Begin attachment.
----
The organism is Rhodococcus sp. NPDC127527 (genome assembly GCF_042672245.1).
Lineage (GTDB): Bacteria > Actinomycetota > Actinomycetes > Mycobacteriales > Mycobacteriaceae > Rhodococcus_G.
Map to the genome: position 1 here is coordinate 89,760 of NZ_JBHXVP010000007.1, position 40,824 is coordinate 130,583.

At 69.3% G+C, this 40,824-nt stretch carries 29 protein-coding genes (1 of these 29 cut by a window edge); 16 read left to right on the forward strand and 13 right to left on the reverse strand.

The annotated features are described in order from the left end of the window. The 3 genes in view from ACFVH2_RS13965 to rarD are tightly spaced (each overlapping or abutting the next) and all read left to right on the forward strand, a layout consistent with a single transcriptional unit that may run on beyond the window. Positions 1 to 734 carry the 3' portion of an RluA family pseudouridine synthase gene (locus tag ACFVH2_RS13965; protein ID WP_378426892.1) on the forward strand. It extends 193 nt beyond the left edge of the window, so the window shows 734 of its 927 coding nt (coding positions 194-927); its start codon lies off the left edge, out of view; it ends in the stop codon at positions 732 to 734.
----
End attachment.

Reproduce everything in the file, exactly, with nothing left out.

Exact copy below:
The organism is Rhodococcus sp. NPDC127527 (genome assembly GCF_042672245.1).
Lineage (GTDB): Bacteria > Actinomycetota > Actinomycetes > Mycobacteriales > Mycobacteriaceae > Rhodococcus_G.
Map to the genome: position 1 here is coordinate 89,760 of NZ_JBHXVP010000007.1, position 40,824 is coordinate 130,583.

At 69.3% G+C, this 40,824-nt stretch carries 29 protein-coding genes (1 of these 29 cut by a window edge); 16 read left to right on the forward strand and 13 right to left on the reverse strand.

The annotated features are described in order from the left end of the window. The 3 genes in view from ACFVH2_RS13965 to rarD are tightly spaced (each overlapping or abutting the next) and all read left to right on the forward strand, a layout consistent with a single transcriptional unit that may run on beyond the window. Positions 1 to 734 carry the 3' portion of an RluA family pseudouridine synthase gene (locus tag ACFVH2_RS13965; protein ID WP_378426892.1) on the forward strand. It extends 193 nt beyond the left edge of the window, so the window shows 734 of its 927 coding nt (coding positions 194-927); its start codon lies off the left edge, out of view; it ends in the stop codon at positions 732 to 734.